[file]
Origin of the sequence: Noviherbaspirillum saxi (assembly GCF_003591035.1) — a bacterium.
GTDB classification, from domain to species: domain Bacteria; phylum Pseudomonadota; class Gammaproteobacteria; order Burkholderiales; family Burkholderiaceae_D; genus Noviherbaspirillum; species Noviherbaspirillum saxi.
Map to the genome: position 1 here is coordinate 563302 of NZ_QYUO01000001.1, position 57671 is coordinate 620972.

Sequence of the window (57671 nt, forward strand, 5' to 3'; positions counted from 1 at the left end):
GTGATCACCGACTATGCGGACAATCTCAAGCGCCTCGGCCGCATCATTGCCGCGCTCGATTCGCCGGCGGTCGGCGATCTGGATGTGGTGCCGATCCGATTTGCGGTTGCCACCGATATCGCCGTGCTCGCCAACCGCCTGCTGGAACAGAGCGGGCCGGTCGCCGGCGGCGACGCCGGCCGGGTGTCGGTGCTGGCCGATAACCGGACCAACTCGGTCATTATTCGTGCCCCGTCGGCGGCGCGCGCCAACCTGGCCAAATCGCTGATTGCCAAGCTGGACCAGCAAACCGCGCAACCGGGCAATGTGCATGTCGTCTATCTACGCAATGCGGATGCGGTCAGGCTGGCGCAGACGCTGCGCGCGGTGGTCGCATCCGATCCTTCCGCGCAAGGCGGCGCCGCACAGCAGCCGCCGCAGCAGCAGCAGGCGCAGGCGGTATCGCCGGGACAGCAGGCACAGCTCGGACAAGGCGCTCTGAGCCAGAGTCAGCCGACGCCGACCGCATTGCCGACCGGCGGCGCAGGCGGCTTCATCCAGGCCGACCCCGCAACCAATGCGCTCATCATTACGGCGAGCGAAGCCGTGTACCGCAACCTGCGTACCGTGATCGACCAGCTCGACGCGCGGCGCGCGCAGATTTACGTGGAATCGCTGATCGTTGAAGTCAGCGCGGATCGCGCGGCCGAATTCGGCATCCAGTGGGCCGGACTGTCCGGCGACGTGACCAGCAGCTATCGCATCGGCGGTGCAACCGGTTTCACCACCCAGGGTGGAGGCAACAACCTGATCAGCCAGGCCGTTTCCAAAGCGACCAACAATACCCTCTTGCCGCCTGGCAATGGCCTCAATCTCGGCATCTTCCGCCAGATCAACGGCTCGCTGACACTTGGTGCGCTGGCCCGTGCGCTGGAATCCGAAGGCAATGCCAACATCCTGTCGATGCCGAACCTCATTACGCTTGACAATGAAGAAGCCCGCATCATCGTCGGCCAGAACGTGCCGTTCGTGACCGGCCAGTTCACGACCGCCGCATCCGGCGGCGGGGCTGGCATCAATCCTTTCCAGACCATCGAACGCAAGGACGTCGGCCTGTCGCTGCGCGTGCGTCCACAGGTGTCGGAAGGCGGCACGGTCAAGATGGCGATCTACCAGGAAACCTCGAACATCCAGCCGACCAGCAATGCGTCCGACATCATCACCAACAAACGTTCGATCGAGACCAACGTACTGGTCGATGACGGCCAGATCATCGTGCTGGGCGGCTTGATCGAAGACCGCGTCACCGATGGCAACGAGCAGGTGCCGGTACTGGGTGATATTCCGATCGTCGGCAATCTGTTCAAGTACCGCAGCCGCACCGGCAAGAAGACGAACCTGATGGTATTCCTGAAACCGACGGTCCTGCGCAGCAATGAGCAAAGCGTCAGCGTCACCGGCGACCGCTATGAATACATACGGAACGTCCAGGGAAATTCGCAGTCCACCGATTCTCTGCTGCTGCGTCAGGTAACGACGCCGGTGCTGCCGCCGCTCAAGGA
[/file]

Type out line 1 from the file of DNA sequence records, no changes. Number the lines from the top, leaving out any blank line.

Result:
Origin of the sequence: Noviherbaspirillum saxi (assembly GCF_003591035.1) — a bacterium.